Food

TenPenh 2.0 Opens in Tysons with Peking Duck Feasts, Three Styles of Ramen

TenPenh 2.0 Opens in Tysons with Peking Duck Feasts, Three Styles of Ramen
TenPenh 2.0 opens in Tysons Corner with a wide-ranging menu of Asian hits. Photography by Evy Mages

Few restaurants make a splashy comeback after closing, but TenPenh is one of the lucky ones. The Asian eatery from chef Jeff Tunks originally opened in 2000 at Pennsylvania Avenue and 10th Street, Northwest (hence the name), and enjoyed an 11 year run with some notable hits—take the Chinese-style smoked lobster, which lives on at fellow Passion Food Hospitality restaurants. Now, five years after shuttering, TenPenh 2.0 is reborn in an elaborate, 200-seat space in Tysons Corner.

Why revive it?

“It was my favorite restaurant overall, food-wise” says Tunks.

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Patrons will find Japanese, Korean, and Chinese influences on the menu, among others.

Only three dishes from the original restaurant carried over, including the star lobster. Chef Miles Vaden, who led the kitchen with Tunks at DC Coast (also now closed), greatly expanded the menu for the new space—which includes a large patio in warm weather. Patrons can share dim-sum-style snacks like lamb potstickers, bao buns, and shrimp toast “hot-pockets,” or opt for family-style portions such as whole crispy fish.

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The kitchen prepares Peking ducks in a traditional Chinese vertical rotisserie.

Tunks procured a traditional Chinese vertical rotisserie for roasting Peking ducks. The organic, Pennsylvania-raised birds are stuffed with ginger and five spice, and served whole with classic accompaniments like homemade hoisin sauce, scallions, and pancakes from China Boy in DC’s Chinatown. The kitchen plans to make only six-to-eight ducks a night, so it’s best to reserve in advance.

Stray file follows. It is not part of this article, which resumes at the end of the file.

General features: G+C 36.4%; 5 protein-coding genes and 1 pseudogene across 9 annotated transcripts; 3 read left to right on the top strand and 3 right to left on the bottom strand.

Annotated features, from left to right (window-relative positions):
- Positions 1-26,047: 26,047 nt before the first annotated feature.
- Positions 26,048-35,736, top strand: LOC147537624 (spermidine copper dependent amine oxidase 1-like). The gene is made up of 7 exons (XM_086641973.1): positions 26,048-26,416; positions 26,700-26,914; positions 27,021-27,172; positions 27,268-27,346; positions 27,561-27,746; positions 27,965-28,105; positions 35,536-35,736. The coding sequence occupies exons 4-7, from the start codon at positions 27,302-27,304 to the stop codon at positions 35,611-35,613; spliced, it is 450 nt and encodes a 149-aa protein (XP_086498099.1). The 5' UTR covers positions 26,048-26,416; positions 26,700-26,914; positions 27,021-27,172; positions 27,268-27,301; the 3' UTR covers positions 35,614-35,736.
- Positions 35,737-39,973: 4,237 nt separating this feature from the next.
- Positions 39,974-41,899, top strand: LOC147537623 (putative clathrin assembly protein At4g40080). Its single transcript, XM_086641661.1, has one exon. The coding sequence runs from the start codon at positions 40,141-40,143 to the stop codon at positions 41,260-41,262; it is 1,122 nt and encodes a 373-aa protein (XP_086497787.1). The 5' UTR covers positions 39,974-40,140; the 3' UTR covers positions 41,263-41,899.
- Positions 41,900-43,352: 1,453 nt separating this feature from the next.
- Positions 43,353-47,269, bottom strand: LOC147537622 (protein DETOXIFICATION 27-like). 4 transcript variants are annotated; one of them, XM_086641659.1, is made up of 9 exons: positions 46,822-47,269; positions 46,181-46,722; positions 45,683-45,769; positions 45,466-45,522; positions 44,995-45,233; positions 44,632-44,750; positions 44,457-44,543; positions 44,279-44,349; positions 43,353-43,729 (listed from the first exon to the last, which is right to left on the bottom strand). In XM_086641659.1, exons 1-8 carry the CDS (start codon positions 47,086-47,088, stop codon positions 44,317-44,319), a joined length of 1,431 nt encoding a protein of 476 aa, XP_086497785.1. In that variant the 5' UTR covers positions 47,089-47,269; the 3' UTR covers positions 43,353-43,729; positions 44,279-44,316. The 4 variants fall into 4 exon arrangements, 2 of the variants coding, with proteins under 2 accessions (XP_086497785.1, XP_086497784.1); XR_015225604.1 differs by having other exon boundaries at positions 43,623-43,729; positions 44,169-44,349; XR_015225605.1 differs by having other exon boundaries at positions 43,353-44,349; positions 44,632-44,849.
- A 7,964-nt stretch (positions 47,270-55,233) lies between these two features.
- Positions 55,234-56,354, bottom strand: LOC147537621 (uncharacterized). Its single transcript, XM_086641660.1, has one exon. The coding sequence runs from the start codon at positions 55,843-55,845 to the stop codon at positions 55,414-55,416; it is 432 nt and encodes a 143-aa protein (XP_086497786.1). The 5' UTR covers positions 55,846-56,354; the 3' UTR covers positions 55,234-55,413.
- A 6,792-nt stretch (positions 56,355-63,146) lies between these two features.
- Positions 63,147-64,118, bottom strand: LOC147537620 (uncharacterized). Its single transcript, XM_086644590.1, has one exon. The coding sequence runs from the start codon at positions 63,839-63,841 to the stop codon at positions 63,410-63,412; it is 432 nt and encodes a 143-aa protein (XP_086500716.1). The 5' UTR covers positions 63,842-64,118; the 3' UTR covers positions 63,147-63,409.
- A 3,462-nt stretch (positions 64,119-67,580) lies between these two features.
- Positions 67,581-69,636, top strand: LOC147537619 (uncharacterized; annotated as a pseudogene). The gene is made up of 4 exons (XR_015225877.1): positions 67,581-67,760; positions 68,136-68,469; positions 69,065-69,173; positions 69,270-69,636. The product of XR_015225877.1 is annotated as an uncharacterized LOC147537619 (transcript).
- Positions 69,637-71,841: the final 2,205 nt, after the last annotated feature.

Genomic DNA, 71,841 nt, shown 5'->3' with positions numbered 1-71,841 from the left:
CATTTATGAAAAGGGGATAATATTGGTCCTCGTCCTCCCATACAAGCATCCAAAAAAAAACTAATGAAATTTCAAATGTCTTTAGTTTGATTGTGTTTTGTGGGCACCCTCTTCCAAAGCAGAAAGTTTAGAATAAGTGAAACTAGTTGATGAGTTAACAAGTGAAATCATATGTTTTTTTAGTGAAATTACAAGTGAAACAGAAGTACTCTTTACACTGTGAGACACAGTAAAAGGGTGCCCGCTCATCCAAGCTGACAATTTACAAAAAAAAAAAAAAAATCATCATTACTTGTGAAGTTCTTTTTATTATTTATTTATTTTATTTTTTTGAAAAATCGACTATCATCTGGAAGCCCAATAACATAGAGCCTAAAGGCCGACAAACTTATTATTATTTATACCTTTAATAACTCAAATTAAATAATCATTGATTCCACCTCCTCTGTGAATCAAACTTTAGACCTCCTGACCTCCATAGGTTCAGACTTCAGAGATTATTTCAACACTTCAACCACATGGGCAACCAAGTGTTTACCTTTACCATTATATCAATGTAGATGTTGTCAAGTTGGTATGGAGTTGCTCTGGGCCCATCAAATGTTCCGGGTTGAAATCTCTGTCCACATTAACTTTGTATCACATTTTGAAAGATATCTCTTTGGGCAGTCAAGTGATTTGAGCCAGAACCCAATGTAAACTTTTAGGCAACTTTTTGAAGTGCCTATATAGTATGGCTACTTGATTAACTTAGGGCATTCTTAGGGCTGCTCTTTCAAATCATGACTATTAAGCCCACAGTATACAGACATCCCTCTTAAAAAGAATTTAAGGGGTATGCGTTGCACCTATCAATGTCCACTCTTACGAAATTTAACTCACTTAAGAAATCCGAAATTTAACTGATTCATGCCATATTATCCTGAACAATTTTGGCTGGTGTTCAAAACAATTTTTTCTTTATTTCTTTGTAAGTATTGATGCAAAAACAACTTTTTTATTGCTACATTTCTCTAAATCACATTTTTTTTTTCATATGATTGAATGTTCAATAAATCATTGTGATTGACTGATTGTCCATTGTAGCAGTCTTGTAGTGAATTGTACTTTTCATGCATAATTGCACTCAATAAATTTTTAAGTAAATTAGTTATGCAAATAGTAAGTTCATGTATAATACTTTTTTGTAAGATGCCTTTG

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A sushi bar makes creative rolls like kimchi-tuna and crunchy shrimp with yam.

In addition to Chinese specialties, patrons can opt for three types of Japanese ramen:  shio (salt) broth, tonkotsu (pork), and miso. Vaden also dishes up Korean-style comfort food in the form a bibimbap cooked in a hot stone bowl with a slow-poached egg and smoked brisket or chicken adobo. Lighter eaters can head to a full sushi bar for creative rolls and nigiri, or hit the regular bar for cocktails and snacks, such as several riffs on chips n’ dip (i.e. pork cracklings with Thai chimichurri, or wonton chips with crab rangoon dip).

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The Chinese-style smoked lobster is one of the few dishes from the original DC location.

Given the many cuisines and flavors at play, it’s easy to think of TenPenh as the much-maligned “Asian-fusion.” Tunks doesn’t see it that way.

“I never liked the word ‘Asian fusion,’ it sounded confusing,” says Tunks. “We’re respectful to the authenticity of the dish, but we’re putting our own spin on it.”

TenPenh. 7900 Westpark Dr., McLean; 703-910-3096. Open for lunch: Monday through Friday, 11:30 a.m. to 2:30 p.m. Open for dinner: Monday through Thursday, 5:30 through 10 p.m.; Friday, 5:30 to 11 p.m.; Saturday, 5 to 11 p.m.

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Guests can settle into large booths for family-style feasts of Peking duck or whole crispy fish.
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Bento boxes are offered at lunch, as well as Cambodian-style sandwiches.
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A large outdoor patio will open in warm weather.

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Anna Spiegel
Food Editor

Anna Spiegel covers the dining and drinking scene in her native DC. Prior to joining Washingtonian in 2010, she attended the French Culinary Institute and Columbia University’s MFA program in New York, and held various cooking and writing positions in NYC and in St. John, US Virgin Islands.